What life is there for people in Gaza now that much of what little they had has been destroyed by Israei shelling? Many try to escape to Europe in journeys organised by ruthless people traiffickers. On Sept. 6th, in the “worst shipwreck in years”, hundreds drowned when their ship was rammed by a rival smuggling group. Having done so little to stop the siege and bombardment of Gaza, it is time the EU took responsibility for allowing legitimate movement by such desperate people.
In a poignant piece, Noam Sheizaf describes how being the one leftist, the one who opposes Occupation, brings together an otherwise disparate family in the common enterprise of finding him wrong. Answer: leave as soon as possible.
According to the Prime Minister of Israel, the aim of the attack on Gaza was to ‘restore calm’. This aspect of Operation Protective Edge may have succeeded – at tremendous cost to Palestinians. Less remarked has been the impact of the operation in the West Bank – where many Palestinians believe the kidnapping of the Israeli boys was just an excuse to extend Israeli military control – which is causing anything but calm.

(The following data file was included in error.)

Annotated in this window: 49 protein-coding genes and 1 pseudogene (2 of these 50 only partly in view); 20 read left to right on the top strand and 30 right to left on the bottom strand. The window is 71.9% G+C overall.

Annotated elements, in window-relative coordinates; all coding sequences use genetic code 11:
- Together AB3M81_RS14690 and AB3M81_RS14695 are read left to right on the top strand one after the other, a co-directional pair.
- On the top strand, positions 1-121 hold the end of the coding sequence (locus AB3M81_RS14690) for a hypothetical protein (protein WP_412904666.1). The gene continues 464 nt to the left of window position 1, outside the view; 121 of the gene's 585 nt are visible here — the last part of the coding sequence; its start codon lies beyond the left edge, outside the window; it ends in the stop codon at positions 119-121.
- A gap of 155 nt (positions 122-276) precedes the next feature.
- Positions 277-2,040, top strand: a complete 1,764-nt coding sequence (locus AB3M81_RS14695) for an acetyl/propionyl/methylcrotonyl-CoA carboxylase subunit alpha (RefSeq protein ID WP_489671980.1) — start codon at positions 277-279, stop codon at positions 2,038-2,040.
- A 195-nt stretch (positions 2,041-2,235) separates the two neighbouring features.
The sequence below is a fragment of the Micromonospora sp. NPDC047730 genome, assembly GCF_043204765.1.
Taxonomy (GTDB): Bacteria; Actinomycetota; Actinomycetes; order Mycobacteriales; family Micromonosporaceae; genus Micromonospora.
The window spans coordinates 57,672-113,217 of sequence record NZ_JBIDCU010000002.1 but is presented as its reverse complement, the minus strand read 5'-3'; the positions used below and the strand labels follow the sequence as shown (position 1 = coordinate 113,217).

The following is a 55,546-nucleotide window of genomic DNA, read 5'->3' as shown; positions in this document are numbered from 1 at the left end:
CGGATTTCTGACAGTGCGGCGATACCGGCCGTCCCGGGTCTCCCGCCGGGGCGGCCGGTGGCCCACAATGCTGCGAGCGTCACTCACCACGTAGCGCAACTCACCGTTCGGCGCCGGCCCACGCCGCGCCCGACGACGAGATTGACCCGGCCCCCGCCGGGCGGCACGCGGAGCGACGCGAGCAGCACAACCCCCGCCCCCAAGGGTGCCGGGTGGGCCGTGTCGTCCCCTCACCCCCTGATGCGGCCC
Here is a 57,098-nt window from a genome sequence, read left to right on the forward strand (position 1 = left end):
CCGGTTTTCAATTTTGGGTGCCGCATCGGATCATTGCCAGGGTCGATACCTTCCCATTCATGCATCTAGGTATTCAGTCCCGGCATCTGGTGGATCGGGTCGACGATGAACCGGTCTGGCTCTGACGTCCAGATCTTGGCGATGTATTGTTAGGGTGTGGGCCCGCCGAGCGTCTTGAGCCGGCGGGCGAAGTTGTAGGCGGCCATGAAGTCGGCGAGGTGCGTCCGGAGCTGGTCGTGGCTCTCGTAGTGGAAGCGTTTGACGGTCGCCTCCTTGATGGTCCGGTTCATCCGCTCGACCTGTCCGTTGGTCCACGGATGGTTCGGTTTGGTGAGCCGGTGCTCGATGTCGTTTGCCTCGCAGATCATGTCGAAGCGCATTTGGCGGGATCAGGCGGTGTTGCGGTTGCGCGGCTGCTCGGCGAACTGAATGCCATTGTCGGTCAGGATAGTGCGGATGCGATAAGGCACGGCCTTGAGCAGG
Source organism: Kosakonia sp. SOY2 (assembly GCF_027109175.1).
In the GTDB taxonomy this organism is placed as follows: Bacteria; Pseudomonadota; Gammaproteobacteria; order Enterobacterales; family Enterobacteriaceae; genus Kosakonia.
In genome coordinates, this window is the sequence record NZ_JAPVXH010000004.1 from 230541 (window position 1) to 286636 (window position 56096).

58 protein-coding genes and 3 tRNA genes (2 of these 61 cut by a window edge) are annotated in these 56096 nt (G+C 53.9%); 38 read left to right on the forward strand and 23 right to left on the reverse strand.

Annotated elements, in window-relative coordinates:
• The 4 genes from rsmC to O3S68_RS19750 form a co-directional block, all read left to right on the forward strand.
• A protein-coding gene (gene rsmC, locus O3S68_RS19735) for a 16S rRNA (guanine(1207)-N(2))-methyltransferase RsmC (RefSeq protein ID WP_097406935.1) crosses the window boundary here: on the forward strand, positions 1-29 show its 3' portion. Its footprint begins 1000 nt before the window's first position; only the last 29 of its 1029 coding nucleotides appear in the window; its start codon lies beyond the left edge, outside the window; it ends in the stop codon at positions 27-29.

The UK’s former Consul-General in Jerusalem, Sir Vincent Fean, argues here that, though there is little to be done to improve Palestinian-Israeli relations, the little Britain could do is recognise Palestine as a state. Amongst other gains, this would confirm the Palestinian non-violent path and have an impact in the EU.
Hamas has claimed a victory of resistance in the recent Israeli attack; now it insists its priority is to maintain the ceasefire so that rebuilding can begin before winter. Donors’ conferences are scheduled but despite reports of money already having been given for recopnstruction there is confusion over where these funds are.
On the eve of Rosh Hashanah, JfJfP’s executive has written a letter to the Board of Deputies of British Jews proposing that it engages more openly and constructively with the issue of dispossessed Palestinians, the Israeli occupation and the widespread opposition to it in Britain.
Popular racism is one thing. Official racism another. Haaretz reveals that, although Mohammed was the most popular name for boys in Israel in 2013 the official list of the 10 most popular boys’ names does not include it. What does such censorship serve? Note: Mohammed was also the most popular name for boys in England and Wales – which is omitted from some lists.